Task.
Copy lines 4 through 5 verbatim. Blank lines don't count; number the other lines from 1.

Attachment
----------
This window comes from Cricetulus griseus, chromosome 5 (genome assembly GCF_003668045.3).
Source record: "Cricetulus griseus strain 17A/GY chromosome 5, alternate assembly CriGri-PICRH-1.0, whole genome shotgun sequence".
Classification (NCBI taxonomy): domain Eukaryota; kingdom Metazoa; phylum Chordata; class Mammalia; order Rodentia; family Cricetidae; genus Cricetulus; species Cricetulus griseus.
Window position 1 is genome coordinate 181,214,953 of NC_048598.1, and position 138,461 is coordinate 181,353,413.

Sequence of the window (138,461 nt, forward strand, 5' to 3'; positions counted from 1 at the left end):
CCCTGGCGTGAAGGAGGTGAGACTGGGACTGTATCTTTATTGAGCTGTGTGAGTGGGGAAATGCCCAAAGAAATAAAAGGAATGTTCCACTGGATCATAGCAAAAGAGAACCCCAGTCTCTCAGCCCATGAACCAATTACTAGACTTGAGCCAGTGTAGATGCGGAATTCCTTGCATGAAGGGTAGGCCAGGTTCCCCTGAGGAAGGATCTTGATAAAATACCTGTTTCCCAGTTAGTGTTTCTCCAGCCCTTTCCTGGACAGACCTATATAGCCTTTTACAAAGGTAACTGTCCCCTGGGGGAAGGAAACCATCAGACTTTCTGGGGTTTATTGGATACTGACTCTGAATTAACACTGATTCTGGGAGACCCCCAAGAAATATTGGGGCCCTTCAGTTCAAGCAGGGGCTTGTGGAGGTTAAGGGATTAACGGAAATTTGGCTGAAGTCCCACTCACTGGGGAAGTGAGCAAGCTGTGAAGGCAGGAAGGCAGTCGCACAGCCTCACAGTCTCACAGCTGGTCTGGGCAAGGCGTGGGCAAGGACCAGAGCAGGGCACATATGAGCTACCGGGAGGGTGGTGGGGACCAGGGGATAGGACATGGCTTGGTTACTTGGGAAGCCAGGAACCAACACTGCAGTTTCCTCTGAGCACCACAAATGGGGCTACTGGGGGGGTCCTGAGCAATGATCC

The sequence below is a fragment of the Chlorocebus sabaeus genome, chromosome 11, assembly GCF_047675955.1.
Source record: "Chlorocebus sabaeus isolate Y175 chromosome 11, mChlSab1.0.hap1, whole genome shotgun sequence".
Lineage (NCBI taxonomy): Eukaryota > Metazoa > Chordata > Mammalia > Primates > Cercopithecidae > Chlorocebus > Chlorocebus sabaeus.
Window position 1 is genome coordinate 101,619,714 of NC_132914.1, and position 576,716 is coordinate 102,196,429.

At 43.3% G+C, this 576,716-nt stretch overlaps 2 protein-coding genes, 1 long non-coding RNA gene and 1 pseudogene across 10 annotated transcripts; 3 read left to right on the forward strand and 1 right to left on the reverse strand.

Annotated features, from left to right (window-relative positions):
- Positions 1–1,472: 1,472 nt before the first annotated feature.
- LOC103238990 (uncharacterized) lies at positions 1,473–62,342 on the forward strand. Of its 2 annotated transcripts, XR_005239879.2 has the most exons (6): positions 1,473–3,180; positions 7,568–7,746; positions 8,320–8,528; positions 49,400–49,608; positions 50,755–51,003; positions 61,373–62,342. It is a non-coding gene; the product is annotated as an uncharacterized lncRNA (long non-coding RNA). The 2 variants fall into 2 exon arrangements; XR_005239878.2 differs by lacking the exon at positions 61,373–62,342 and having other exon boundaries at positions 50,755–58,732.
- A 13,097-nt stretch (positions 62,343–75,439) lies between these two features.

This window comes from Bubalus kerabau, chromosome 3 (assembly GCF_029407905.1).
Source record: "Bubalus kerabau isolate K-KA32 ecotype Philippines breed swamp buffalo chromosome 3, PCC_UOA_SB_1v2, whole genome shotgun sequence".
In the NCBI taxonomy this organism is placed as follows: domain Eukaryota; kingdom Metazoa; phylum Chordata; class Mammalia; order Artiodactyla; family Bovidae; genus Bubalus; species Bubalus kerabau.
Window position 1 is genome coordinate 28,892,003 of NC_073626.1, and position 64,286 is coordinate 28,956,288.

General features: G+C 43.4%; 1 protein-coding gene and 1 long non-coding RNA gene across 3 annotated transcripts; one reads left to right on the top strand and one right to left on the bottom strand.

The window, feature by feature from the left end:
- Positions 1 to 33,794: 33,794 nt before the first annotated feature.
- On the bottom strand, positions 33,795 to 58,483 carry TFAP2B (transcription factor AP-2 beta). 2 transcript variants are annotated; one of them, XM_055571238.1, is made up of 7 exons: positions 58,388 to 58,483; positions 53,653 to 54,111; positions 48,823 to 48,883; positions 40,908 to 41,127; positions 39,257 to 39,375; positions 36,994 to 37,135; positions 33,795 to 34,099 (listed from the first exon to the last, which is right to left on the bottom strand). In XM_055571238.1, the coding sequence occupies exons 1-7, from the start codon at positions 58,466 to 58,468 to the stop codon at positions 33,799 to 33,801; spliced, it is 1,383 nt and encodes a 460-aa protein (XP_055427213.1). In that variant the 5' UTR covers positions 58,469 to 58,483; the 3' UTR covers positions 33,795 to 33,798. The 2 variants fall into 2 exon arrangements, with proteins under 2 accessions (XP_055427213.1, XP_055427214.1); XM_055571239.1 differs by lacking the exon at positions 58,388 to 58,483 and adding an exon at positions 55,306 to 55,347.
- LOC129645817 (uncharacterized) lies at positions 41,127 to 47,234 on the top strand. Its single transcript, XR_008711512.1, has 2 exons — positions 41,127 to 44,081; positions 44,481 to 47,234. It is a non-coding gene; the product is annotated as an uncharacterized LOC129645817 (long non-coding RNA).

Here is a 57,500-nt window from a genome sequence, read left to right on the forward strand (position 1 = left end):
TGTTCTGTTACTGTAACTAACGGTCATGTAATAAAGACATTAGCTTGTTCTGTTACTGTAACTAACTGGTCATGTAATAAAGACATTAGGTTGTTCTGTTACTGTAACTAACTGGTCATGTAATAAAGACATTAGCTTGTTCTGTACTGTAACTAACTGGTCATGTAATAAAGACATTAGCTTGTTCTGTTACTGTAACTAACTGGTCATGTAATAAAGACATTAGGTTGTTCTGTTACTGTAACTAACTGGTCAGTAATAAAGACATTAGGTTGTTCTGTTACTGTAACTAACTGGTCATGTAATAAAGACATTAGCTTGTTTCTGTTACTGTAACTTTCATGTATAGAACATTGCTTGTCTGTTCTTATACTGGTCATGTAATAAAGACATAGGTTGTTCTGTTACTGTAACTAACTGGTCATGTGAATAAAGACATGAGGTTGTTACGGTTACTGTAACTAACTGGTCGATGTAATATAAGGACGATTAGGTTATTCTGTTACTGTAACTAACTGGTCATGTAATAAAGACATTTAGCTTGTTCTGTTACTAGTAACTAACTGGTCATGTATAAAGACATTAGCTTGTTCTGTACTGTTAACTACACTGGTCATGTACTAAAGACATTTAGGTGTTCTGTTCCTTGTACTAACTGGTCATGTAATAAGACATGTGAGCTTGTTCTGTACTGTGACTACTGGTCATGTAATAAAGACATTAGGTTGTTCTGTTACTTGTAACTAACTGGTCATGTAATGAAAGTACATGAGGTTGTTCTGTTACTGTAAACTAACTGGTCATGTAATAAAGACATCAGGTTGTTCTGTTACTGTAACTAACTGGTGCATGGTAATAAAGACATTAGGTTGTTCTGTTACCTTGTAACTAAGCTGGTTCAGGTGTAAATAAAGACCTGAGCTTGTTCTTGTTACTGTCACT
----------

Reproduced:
Window position 1 is genome coordinate 181,214,953 of NC_048598.1, and position 138,461 is coordinate 181,353,413.

Sequence of the window (138,461 nt, forward strand, 5' to 3'; positions counted from 1 at the left end):